I used various public domain and Internet sources to create a set of white papers for a client wishing to improve their engineering process. This set of papers includes an engineering glossary, software coding guidelines, software design guidelines, and others. The single most important paper in the whole mess is the one describing "Where Software Comes From."
The best way to eliminate shifting goal posts is to identify the goals in the original requirements. This can be done in a formal manner by using tools such as the QFD model (zero-sum game) and Fagan inspection or something similar. This is not
an excuse for setting all the requirements in stone such that they can never change. Instead, requirements need to be organized into those which must remain unchanged, those that can be altered, and how much leeway there is in changing them.
The papers are up on my biz site for one and all to see, copy, edit, distribute, and abuse as y'all see fit.
The above comes across as user-bashing
to me. I try to approach it from the point of view that everybody knows *something* more thoroughly than others, but no one person knows everything. Users know what they need better than an outside analyst does. However, the outside analyst may have more experience selecting, presenting, and weighing the various options.
For example, as a home owner, I may know that my (house) windows are cracking and need repair or replacement. However, I don't really know all the replacement options and their trade-offs. A windows expert can provide such, but the home owner still needs to participate in the process.
It's a matter of working together to match what needs to be done with what can be done within practical constraints. It's a give-and-take process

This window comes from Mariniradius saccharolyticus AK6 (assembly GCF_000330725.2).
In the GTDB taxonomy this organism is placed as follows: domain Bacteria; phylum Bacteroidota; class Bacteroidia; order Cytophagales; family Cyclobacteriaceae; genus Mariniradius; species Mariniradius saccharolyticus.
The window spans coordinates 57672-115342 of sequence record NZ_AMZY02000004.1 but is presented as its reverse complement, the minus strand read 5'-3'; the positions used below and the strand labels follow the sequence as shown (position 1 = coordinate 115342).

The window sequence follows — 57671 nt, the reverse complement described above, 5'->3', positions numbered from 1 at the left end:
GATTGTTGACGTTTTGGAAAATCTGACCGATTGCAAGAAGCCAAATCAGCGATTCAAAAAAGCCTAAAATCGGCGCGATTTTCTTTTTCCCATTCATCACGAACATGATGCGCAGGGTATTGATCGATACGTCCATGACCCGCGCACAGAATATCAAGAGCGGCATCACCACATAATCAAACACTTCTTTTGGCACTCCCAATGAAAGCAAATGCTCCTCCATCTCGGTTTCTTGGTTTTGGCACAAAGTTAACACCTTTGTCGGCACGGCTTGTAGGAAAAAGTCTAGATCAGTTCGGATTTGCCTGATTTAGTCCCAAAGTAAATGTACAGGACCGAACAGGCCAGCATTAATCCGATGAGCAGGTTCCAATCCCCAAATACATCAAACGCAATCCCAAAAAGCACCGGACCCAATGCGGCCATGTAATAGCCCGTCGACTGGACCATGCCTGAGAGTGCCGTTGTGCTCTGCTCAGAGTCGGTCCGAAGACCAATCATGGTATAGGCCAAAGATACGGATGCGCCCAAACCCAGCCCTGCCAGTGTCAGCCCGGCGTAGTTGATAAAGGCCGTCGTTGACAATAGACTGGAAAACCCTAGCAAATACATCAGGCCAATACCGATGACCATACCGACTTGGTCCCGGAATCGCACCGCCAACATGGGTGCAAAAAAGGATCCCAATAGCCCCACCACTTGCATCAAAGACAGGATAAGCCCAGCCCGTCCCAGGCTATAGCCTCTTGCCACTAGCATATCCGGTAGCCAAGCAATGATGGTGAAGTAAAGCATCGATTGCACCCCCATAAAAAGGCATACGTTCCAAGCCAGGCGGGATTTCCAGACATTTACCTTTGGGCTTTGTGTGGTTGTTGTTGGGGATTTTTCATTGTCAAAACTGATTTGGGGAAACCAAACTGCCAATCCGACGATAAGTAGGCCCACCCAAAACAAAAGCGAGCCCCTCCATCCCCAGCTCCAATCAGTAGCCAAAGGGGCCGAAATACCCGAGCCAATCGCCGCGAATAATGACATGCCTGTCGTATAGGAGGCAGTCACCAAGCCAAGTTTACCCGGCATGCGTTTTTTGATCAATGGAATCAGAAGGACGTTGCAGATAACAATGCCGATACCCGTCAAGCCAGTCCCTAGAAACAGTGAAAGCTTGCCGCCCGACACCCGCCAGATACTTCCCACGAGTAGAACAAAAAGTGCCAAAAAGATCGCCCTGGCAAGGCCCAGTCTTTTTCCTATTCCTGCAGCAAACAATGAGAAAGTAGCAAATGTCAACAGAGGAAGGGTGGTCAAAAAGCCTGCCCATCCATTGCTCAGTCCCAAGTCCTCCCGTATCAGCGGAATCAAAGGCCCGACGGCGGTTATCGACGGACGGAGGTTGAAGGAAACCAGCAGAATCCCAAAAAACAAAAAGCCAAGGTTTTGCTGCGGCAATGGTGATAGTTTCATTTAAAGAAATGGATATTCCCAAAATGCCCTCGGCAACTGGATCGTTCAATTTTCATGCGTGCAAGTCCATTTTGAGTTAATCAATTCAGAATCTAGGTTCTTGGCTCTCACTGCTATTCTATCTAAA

. A domain-poor analyst is asking for trouble if they ignore users. I've built/designed what I thought were nice simple abstractions that simplified everything only to find out there were a lot of gotcha's that snuck up on us, requiring a fundamental rethink. Users having difficulty describing what they want is not the same as users being useless to the process. --top
[While there is clearly some user bashing going on (although I'm not sure about the wisdom of declaring that only dumb people hire me.), there is truth in the statement that users often do not know what they want. I've worked in a domain where most of the clients were quite intelligent, they simply were ignorant about technology. These clients would typically come up with some idea, often with negative impacts, and we would have to engage in a (usually) long and drawn out process of working out what they really wanted. Often this had little to do with the original idea they started with. This does not mean that the customer should be left out of the process (except when it comes time to mail the checks), but too often, what they say they want, and what they really want do not coincide.]
Usually there is a manager who decides what features to include and which are outside the scope. If rank-and-file users wonder outside of stated scope, or into suspicious territory, then perhaps consider referring it to the central manager. (Off-scope features may suggest good future business ideas if you are an outside consultant.) I generally like to collect all suggestions and/or suggested features, and then have the top-level customer rank them. This will at least help focus the project. Depending on the formality of the situation, you may even want them to sign off on the ranking. If the ranking keeps mutating often, then you have documentation to that fact. Some changes are inevitable. Excess changing is a problem. --top
[We developed semi-custom software for very small companies (6-8 people was common). The people who came up with the original ideas often were the only management/ownership they had. They rarely had more than one active request at any given time, so there never was an issue of ranking. Often we had to make the suggestions because the ones the clients supplied didn't actually meet their needs.]